modular arithmetic

Discrete mathematics is the study of mathematics in systems that are countable, such as the set of integers.

Modular arithmetic is a topic of discrete mathematics that is defined as integer arithmetic. This means that there are no decimals. Most operations are very similar to "regular" arithmetic:

- 5 + 3 = 8
- 5 - 3 = 2
- 5 * 3 = 15

It actually gets tricky with division:

- 5 / 3 = 1

5 ÷ 3 actually equals 1.66666, but since there are no decimals, the result is truncated to the integer 1. The remaining .66666 is calculated using a new operator called **modulo**.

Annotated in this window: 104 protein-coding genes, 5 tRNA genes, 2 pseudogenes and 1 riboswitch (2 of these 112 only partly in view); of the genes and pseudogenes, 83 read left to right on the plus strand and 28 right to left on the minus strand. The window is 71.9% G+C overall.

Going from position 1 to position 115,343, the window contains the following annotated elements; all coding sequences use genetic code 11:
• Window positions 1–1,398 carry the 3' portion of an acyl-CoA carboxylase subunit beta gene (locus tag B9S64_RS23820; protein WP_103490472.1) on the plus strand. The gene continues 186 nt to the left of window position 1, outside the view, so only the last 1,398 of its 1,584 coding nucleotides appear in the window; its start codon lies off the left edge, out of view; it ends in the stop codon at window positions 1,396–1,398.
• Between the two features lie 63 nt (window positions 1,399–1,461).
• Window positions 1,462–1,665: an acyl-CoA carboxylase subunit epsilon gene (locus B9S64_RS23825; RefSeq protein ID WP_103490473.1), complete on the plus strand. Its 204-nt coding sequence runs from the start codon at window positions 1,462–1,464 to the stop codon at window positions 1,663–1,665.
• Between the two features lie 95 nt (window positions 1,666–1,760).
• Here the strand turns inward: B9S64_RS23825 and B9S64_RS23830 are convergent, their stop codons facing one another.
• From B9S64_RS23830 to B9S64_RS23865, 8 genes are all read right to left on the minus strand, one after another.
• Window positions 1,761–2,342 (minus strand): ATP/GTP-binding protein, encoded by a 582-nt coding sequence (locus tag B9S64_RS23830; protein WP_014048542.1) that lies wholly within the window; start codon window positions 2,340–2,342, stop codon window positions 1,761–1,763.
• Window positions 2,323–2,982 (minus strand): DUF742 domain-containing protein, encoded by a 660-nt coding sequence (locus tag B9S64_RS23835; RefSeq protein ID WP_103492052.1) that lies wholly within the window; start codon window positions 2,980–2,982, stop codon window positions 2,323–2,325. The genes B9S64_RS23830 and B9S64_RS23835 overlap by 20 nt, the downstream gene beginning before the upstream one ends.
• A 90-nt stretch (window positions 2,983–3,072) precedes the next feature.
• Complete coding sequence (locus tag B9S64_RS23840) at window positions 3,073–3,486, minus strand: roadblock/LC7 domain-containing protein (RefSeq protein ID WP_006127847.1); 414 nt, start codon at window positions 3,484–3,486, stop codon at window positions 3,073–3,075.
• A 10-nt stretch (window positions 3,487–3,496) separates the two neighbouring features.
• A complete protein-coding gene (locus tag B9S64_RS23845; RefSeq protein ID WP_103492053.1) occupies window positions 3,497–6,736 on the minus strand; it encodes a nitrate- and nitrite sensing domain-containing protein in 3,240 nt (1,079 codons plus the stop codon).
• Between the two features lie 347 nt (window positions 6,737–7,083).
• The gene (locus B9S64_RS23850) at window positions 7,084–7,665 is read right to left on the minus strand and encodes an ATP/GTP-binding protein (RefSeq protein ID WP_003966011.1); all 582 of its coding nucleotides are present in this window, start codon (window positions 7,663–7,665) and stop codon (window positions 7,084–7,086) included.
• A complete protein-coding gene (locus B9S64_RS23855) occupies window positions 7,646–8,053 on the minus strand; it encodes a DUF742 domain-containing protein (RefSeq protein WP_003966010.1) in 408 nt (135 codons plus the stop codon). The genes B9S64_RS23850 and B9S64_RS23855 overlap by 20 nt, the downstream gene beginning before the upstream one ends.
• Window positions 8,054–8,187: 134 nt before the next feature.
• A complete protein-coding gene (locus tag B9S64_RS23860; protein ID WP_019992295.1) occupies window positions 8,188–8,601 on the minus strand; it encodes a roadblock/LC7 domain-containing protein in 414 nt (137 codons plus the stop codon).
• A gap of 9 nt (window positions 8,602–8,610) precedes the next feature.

- 5 % 3 = 2

The result of the modulo operation is the **remainder** of the division. So, in our example:

5 ÷ 3 = (5 / 3) + (5 % 3) = 1 + 2 / 3 = 1.66666

Note that the result of a modulo operation will always be an integer between 0 and the modulus minus 1. This special property is what makes modular arithmetic very useful in programming.